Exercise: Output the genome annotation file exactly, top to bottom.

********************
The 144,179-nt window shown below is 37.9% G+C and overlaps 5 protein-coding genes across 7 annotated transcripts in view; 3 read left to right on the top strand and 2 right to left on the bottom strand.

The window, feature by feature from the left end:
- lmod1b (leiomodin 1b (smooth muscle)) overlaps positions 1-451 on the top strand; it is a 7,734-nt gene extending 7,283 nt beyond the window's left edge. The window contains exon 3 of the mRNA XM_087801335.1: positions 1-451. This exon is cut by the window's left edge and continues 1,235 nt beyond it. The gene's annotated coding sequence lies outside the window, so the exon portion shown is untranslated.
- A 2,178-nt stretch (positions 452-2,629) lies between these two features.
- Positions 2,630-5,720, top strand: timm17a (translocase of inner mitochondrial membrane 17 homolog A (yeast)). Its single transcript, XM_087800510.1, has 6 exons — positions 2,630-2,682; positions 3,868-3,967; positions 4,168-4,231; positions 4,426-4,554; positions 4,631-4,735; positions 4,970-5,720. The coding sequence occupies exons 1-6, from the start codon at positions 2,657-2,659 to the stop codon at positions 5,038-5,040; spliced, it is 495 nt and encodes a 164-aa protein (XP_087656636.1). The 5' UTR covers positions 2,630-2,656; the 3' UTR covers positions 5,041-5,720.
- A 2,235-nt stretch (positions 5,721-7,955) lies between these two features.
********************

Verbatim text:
The 144,179-nt window shown below is 37.9% G+C and overlaps 5 protein-coding genes across 7 annotated transcripts in view; 3 read left to right on the top strand and 2 right to left on the bottom strand.

The window, feature by feature from the left end:
- lmod1b (leiomodin 1b (smooth muscle)) overlaps positions 1-451 on the top strand; it is a 7,734-nt gene extending 7,283 nt beyond the window's left edge. The window contains exon 3 of the mRNA XM_087801335.1: positions 1-451. This exon is cut by the window's left edge and continues 1,235 nt beyond it. The gene's annotated coding sequence lies outside the window, so the exon portion shown is untranslated.
- A 2,178-nt stretch (positions 452-2,629) lies between these two features.
- Positions 2,630-5,720, top strand: timm17a (translocase of inner mitochondrial membrane 17 homolog A (yeast)). Its single transcript, XM_087800510.1, has 6 exons — positions 2,630-2,682; positions 3,868-3,967; positions 4,168-4,231; positions 4,426-4,554; positions 4,631-4,735; positions 4,970-5,720. The coding sequence occupies exons 1-6, from the start codon at positions 2,657-2,659 to the stop codon at positions 5,038-5,040; spliced, it is 495 nt and encodes a 164-aa protein (XP_087656636.1). The 5' UTR covers positions 2,630-2,656; the 3' UTR covers positions 5,041-5,720.
- A 2,235-nt stretch (positions 5,721-7,955) lies between these two features.